Crispy Steak Flautas
Crispy Steak Flautas
1 pound shaved steak*
1 small onion or two shallots, peeled and thinly sliced
1 ripe tomato, cored and chopped
1 Tbsp Shabazi N.38
Shredded cheese of your choice
10 (6-inch) flour tortillas
For serving: you can serve these with avocado zhug, my favorite prep (pictured) is the creamy version listed in the variants, dry chimichurri, plain sour cream, or just a squeeze of fresh lime if you want to keep it light
Season the steak with a few pinches of salt, cut up any large pieces (you want everything bite-sized), and set aside.
Heat a tablespoon or so of olive oil over medium-high heat in a large skillet, add the onions and cook for 2-3 minutes. Push the onions to the side and add the steak in a single layer.
Allow the steak to cook undisturbed for a couple minutes, then stir to cook the uncooked parts. Once you have a decent amount of browning on the steak (4-5 minutes total cooking time), add the chopped tomato and Shabazi and give everything a good stir to combine.
Cook until the tomatoes have broken down a bit and formed a sauce, about 3-4 minutes). Taste and adjust seasoning/salt to your tastes, then set the filling aside and wipe out the pan.
Place your tortillas on a clean work surface. Sprinkle half of each the tortilla with a bit of cheese, add a few tablespoons of the cooked filling (distributing it evenly among them), then sprinkle some more cheese on top of the filling. I've found the pretty much any melting cheese works great, it comes down to what you like and what you have. The cheese helps hold the flauta together, in addition to supplying flavor.
To fold, start by folding the bottom edge over the filling, then roll them tightly with both hands. Press the flauta gently with the seam-side down and they should stay together.
Heat a thin layer of oil in the skillet you just used and fry the flautas in batches, starting with the seam-side down. I find about 60 seconds for each of the 4 sides is great, but you can go longer or shorter depending on how crispy you like them.
Remove the cooked flautas to a wire rack over an old cloth or paper towels.
Serve with any of the sauces suggested above. A side of Hawayej rice is also a great accompaniment. You can also slice them in half at a 45° angle if serving them as a party snack. This will make 20 small portions.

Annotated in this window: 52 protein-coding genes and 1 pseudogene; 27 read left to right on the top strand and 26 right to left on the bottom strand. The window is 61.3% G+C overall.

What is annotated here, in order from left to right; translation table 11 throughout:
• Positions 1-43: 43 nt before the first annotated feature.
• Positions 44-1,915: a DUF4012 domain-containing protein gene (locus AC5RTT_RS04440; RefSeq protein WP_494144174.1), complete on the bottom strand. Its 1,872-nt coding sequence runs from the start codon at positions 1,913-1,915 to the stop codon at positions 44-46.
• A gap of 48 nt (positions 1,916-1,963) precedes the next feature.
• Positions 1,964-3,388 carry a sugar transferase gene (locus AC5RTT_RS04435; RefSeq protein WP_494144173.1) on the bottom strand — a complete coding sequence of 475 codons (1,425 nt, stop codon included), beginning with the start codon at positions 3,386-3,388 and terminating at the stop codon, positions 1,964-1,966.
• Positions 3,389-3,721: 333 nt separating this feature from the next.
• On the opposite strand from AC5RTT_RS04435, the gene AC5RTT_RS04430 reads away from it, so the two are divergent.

* I prefer ribeye for this when I can find it. Check your local Japanese or Korean grocery. The Japanese beef will be sold for sukiyaki or shabu-shabu, Korean beef will be sold for bulgogi. Shaved steak sold for cheesesteaks or other steak sandwiches works great too.
Variations and Ideas:
If you'd like to have a version with no heat you can substitute Izak N37 for the Shabazi, you'll still get plenty of rich flavor from the cumin, garlic, and sweet chilies. Try serving these with a mild salsa, sour cream, and a simply dressed salad for a fun riff on taco night.
You can always deep fry flautas (I'm not usually set up in my kitchen for this). This is a traditional preparation and you can use either corn or flour tortillas. Limit the amount of filling in this case (you'll want to use about 1/3 of what's called for above). Roll them tightly as above, then deep fry in batches. The benefit is that the cooking time is greatly reduced, and it's easier to get them evenly crisp.
The filling can be changed to suit your tastes and preferences. You can substitute thin slices of boneless chicken thigh (try it with Shawarma West for a fun flavor). For a vegetarian option replace the meat with shredded summer squash seasoned with Sheba or Ararat, you'll want to cook this until it is fairly dry in the pan. And if you don't want to add cheese to the meat I've had good results adding a layer of spiced refried beans instead; Cataluña is a great option for spicing the bean.
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